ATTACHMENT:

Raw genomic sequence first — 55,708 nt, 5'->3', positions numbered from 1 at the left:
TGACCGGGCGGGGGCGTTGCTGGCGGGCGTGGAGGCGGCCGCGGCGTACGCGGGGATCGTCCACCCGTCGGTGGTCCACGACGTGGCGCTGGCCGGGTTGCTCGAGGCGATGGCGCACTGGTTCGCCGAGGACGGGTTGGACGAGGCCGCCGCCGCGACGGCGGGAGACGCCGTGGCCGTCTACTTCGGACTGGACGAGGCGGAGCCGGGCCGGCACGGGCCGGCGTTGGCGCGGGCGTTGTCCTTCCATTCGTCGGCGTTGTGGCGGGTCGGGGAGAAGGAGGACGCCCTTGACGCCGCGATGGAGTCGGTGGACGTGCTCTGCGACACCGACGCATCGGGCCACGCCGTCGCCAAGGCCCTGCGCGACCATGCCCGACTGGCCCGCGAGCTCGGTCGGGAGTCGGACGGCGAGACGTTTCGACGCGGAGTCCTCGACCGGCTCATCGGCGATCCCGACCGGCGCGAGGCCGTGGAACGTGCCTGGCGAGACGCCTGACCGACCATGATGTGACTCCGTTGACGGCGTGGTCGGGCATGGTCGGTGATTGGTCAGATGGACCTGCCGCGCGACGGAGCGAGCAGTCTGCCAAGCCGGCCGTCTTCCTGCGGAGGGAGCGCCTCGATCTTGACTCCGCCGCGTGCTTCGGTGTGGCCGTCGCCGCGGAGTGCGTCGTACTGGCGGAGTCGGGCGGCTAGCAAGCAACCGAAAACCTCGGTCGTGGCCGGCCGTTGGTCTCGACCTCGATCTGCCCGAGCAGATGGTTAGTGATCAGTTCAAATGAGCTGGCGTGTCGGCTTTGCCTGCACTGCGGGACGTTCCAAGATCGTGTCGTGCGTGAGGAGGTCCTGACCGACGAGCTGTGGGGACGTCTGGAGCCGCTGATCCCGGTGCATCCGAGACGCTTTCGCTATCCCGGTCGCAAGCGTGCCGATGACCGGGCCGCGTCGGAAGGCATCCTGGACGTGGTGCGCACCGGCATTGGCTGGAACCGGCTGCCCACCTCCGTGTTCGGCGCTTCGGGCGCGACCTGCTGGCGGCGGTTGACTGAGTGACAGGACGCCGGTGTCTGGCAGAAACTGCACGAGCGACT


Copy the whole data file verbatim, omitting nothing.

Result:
Raw genomic sequence first — 55,708 nt, 5'->3', positions numbered from 1 at the left:
TGACCGGGCGGGGGCGTTGCTGGCGGGCGTGGAGGCGGCCGCGGCGTACGCGGGGATCGTCCACCCGTCGGTGGTCCACGACGTGGCGCTGGCCGGGTTGCTCGAGGCGATGGCGCACTGGTTCGCCGAGGACGGGTTGGACGAGGCCGCCGCCGCGACGGCGGGAGACGCCGTGGCCGTCTACTTCGGACTGGACGAGGCGGAGCCGGGCCGGCACGGGCCGGCGTTGGCGCGGGCGTTGTCCTTCCATTCGTCGGCGTTGTGGCGGGTCGGGGAGAAGGAGGACGCCCTTGACGCCGCGATGGAGTCGGTGGACGTGCTCTGCGACACCGACGCATCGGGCCACGCCGTCGCCAAGGCCCTGCGCGACCATGCCCGACTGGCCCGCGAGCTCGGTCGGGAGTCGGACGGCGAGACGTTTCGACGCGGAGTCCTCGACCGGCTCATCGGCGATCCCGACCGGCGCGAGGCCGTGGAACGTGCCTGGCGAGACGCCTGACCGACCATGATGTGACTCCGTTGACGGCGTGGTCGGGCATGGTCGGTGATTGGTCAGATGGACCTGCCGCGCGACGGAGCGAGCAGTCTGCCAAGCCGGCCGTCTTCCTGCGGAGGGAGCGCCTCGATCTTGACTCCGCCGCGTGCTTCGGTGTGGCCGTCGCCGCGGAGTGCGTCGTACTGGCGGAGTCGGGCGGCTAGCAAGCAACCGAAAACCTCGGTCGTGGCCGGCCGTTGGTCTCGACCTCGATCTGCCCGAGCAGATGGTTAGTGATCAGTTCAAATGAGCTGGCGTGTCGGCTTTGCCTGCACTGCGGGACGTTCCAAGATCGTGTCGTGCGTGAGGAGGTCCTGACCGACGAGCTGTGGGGACGTCTGGAGCCGCTGATCCCGGTGCATCCGAGACGCTTTCGCTATCCCGGTCGCAAGCGTGCCGATGACCGGGCCGCGTCGGAAGGCATCCTGGACGTGGTGCGCACCGGCATTGGCTGGAACCGGCTGCCCACCTCCGTGTTCGGCGCTTCGGGCGCGACCTGCTGGCGGCGGTTGACTGAGTGACAGGACGCCGGTGTCTGGCAGAAACTGCACGAGCGACT